Being a Carnivore While Loving Animals: 6 Reasons I Eat Meat

Having lived in Oregon has given me an automatic label amongst even my most inner circle: vegetarian. Friends that have watched me eat meat half-jokingly say it. I don’t take offense, by any means, but it is confusing, since the only time I’ve spent as a vegetarian was a handful of months nearly ten years ago. Apparently that kind of thing sticks with people (especially if you then move to the West Coast), but I fairly quickly came to the conclusion that it just wasn’t for me. And that was a tough decision, because I’d done a heck of a lot of reading about how meat is produced in this country. I’m positive that I’m not alone – that others, too, must struggle with the juxtaposition of compassion for other living creatures and consuming them.

Let me make this explicitly clear: I am not denouncing vegetarianism or veganism. If it’s working for you, super. But it doesn’t work for everyone, and that’s who this post is for. If you’re wondering how to juggle a deep love for animals with the prospect of eating them, maybe my perspective can help you. Maybe my opinions will push you to be vegetarian, and that’s okay too. That’s what this post is: my opinion and perspective.

Barred Rock Chick

Barred Rock Chick

I have always been deeply attached to animals, domestic and wild alike. When I started to learn about the horrors of the meat production industry (and it is most certainly an industry) and how it affects us, I took some time off from eating meat. My protein came primarily from soy products, beans, nuts, and the other standard newbie-vegetarian fare. However, it didn’t take long for me to decide that keeping meat products out of my diet wasn’t for me. Here’s what’s going on for me.

1. Different bodies have different needs. My body was not interested in living without meat. I struggle with blood sugar and insulin issues, and meat not only plays a pivotal role in keeping my body satiated, but has nutrients that non-meat products don’t have, or do not have in sufficient amounts. Not all bodies can thrive on a no-meat diet, period. The opposite is also true: some bodies have a hard time processing meat and nutritional supplements are sufficient for maintaining health.

2. Eating a strictly non-meat diet and lobbying for others to do the same will not stop people from eating meat. Period. There’s a huge movement in the no-meat communities that aims to stamp out meat-eating. It’s never going to happen. Humans are designed to eat meat; we evolved on meat. No matter how many vegetarians and vegans exist, their numbers and campaigns will never convince everyone else to halt meat consumption.

We need to change animal product production. Because people will never stop eating meat, what we need to focus on is making critical, overwhelming changes to the way we produce meat. The animal cruelty, overcrowding, environmental degradation, and flagrant use of antibiotics, inappropriate livestock feed, and hormones – it all needs to stop. Like, yesterday. The only way, in my opinion, that this can happen is if we stop supporting industrial meat production and start putting our money towards sustainable, humane livestock operations.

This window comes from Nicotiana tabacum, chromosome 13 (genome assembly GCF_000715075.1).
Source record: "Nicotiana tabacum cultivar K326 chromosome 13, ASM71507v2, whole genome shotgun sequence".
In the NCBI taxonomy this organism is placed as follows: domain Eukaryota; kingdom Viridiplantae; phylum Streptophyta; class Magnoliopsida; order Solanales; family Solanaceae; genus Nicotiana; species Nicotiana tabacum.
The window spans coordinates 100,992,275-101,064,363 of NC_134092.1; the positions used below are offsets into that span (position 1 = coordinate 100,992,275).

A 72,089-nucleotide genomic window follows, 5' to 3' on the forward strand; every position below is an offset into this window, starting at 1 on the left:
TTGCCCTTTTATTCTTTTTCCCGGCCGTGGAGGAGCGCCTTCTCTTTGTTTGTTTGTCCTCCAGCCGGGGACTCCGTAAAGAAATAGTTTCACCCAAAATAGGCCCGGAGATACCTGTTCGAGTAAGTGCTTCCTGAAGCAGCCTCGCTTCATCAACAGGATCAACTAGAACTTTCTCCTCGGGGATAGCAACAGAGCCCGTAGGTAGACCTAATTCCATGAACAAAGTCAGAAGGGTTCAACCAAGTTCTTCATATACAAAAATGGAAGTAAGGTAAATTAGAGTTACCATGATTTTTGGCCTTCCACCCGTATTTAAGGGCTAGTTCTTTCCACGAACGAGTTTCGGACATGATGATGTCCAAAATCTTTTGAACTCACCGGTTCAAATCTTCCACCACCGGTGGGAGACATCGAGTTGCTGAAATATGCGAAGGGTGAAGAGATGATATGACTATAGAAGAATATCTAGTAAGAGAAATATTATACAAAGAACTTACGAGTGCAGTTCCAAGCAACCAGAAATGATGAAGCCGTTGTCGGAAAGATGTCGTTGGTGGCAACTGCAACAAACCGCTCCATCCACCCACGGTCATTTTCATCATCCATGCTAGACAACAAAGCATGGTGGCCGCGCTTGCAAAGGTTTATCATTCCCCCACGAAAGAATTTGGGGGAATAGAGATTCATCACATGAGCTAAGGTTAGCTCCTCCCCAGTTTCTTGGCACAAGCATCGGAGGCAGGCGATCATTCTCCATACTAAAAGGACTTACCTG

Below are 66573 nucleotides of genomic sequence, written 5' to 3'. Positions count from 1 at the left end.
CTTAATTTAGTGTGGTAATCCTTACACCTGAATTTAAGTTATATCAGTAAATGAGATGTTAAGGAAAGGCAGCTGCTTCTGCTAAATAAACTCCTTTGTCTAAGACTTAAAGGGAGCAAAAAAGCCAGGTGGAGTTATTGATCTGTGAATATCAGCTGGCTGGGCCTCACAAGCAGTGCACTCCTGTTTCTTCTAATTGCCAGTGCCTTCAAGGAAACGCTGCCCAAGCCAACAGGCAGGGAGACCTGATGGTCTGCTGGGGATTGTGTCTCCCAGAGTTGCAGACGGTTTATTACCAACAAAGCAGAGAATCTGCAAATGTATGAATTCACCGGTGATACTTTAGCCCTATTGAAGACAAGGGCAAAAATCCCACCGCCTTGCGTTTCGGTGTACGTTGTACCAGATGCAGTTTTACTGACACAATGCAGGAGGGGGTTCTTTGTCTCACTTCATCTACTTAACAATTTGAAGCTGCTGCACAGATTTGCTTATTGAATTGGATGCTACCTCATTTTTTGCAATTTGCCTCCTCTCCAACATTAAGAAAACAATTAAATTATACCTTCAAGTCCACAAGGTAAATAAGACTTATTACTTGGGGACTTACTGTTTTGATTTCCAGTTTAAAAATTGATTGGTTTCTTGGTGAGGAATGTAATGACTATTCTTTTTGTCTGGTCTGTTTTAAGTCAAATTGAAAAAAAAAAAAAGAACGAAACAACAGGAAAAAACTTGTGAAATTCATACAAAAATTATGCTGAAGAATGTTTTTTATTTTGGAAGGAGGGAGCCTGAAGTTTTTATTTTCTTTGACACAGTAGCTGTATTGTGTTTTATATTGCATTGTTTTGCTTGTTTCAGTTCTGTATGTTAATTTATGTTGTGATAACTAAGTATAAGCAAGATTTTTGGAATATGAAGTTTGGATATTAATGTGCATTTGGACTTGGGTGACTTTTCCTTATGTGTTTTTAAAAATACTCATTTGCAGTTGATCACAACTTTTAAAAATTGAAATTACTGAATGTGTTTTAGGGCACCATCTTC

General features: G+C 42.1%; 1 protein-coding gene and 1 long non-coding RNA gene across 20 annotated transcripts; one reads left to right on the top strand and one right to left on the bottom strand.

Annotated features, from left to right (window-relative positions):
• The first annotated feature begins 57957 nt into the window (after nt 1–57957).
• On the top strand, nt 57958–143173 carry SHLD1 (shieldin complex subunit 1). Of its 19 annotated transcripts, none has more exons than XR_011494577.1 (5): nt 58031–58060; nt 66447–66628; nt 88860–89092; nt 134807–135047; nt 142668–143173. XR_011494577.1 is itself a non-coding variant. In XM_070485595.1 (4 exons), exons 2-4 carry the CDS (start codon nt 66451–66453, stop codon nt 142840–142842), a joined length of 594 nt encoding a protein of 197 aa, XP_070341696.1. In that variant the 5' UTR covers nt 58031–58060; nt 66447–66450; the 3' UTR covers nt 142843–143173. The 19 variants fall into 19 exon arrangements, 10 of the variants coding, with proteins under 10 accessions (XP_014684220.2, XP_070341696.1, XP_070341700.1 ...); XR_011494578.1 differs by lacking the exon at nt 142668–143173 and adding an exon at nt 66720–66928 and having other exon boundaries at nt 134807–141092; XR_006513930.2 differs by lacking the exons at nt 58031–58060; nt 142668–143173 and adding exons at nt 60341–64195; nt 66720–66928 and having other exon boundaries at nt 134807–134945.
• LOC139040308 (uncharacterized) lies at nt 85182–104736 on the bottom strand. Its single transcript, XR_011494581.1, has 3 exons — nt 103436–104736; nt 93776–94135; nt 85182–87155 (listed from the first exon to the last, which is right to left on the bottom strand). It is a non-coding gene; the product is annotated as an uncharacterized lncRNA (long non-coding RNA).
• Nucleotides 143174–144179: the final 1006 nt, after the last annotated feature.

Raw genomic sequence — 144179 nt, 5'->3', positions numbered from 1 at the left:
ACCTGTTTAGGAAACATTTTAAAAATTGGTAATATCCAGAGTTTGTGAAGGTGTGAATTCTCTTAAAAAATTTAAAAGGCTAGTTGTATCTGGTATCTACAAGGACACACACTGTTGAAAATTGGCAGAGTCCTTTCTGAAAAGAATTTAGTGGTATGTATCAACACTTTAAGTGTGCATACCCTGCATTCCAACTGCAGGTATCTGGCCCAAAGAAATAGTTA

3. I support humanely-raised, organic, healthy livestock products wherever possible, and whenever I can afford to. And let me be perfectly clear: I can’t always afford to. I’m a regular person, caught in the same societal, economic, and financial maze as the rest of my fellow countrypeople. But when I can afford to, I do my best to put my money heavily into animal products made without hormones or antibiotics, from animals that have been allowed to eat a natural diet, have been permitted a fair amount of space, and have been raised and slaughtered humanely. When I can’t afford this meat, I reduce how much meat I purchase. Only by putting our money towards meat that has been raised humanely and with a high quality of life will we change the meat industry. And this isn’t just about beef for burgers – this is about your rotisserie and fried chicken, milk and yogurt, cheeses, eggs, and all other animal products.

4. Choosing not to eat meat is a privilege. While, again, I have nothing against a person’s choice to stick to a no-meat diet, I do have a problem with the occasional higher-than-thou attitude. Only first world countries get to flaunt a choice to not eat meat; and it is, absolutely, a privileged choice. We tend to ignore that. People who live in poverty do not have the opportunity to say “no” to food, and meat is one of the most important foods for nations in poverty because of its caloric density. The ability to pay more for humanely raised animal products is also a privilege, and this is where I choose to use mine.

5. I want to learn how to hunt. Not because I like the idea of killing things – far from it. After having to euthanize entirely too many fatally injured smaller animals during my time at a nature center, the thought of taking life makes me feel anxious and desperate. But my personal values are waging battle against that anxiety: how can I eat meat without knowing what it feels like to kill for it? We’re so detached from our food production (another privilege) that we have the option to ignore the brutality of killing to eat. That’s something I want to personally face. One deer could feed my family for months, and I would have the distinct opportunity to take its life with respect, dignity, and honor. That’s something I can’t get in the average grocery store.